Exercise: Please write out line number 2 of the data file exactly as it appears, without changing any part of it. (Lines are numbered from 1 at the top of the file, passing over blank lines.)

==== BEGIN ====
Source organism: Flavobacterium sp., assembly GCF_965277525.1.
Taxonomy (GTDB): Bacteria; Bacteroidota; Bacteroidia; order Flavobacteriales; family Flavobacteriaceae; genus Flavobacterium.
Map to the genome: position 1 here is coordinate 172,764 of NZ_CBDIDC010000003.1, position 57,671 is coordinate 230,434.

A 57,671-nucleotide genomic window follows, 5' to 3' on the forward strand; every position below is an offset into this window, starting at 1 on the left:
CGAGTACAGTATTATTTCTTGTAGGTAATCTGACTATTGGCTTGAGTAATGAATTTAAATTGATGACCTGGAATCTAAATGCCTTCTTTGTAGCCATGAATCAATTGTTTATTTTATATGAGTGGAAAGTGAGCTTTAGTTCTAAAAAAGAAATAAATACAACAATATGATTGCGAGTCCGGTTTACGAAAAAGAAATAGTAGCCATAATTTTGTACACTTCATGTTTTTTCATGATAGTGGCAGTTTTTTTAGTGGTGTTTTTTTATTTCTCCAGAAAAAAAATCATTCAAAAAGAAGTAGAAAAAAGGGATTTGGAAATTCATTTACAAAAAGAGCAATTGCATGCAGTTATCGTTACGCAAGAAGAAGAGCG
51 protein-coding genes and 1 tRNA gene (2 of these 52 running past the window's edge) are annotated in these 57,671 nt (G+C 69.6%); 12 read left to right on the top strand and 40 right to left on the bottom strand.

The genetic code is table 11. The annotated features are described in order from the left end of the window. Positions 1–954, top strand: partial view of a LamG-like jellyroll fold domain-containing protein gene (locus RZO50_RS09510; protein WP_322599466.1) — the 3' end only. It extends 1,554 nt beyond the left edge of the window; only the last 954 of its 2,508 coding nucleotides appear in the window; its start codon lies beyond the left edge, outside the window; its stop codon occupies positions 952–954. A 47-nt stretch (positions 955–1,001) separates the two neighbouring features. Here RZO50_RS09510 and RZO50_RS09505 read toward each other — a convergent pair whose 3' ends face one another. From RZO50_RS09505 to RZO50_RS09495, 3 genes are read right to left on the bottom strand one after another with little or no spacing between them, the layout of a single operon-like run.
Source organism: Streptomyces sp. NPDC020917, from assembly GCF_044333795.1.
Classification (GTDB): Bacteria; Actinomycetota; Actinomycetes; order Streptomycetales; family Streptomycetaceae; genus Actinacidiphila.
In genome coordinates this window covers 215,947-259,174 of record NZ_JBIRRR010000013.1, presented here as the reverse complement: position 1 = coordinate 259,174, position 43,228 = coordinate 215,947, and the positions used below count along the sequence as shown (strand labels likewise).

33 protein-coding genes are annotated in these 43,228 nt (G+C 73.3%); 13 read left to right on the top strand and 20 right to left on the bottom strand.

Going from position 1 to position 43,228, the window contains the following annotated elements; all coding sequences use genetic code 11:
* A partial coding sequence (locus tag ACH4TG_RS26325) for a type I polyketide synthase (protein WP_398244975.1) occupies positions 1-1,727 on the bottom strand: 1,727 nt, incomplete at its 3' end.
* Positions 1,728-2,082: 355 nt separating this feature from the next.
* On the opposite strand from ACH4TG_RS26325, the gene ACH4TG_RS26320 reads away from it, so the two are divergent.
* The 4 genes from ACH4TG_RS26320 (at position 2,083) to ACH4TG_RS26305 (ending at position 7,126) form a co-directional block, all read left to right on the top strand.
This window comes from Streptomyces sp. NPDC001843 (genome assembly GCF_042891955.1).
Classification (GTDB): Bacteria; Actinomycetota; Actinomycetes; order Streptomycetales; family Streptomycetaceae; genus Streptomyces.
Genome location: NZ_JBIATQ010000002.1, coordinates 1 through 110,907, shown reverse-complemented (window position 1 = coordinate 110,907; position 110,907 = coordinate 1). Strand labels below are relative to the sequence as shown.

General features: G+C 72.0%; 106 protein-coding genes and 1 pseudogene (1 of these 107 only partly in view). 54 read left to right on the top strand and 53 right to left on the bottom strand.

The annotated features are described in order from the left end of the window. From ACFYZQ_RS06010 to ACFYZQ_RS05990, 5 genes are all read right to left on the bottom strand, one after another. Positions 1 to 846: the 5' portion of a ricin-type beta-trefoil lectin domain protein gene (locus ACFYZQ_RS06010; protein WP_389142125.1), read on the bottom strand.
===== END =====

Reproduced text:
Taxonomy (GTDB): Bacteria; Bacteroidota; Bacteroidia; order Flavobacteriales; family Flavobacteriaceae; genus Flavobacterium.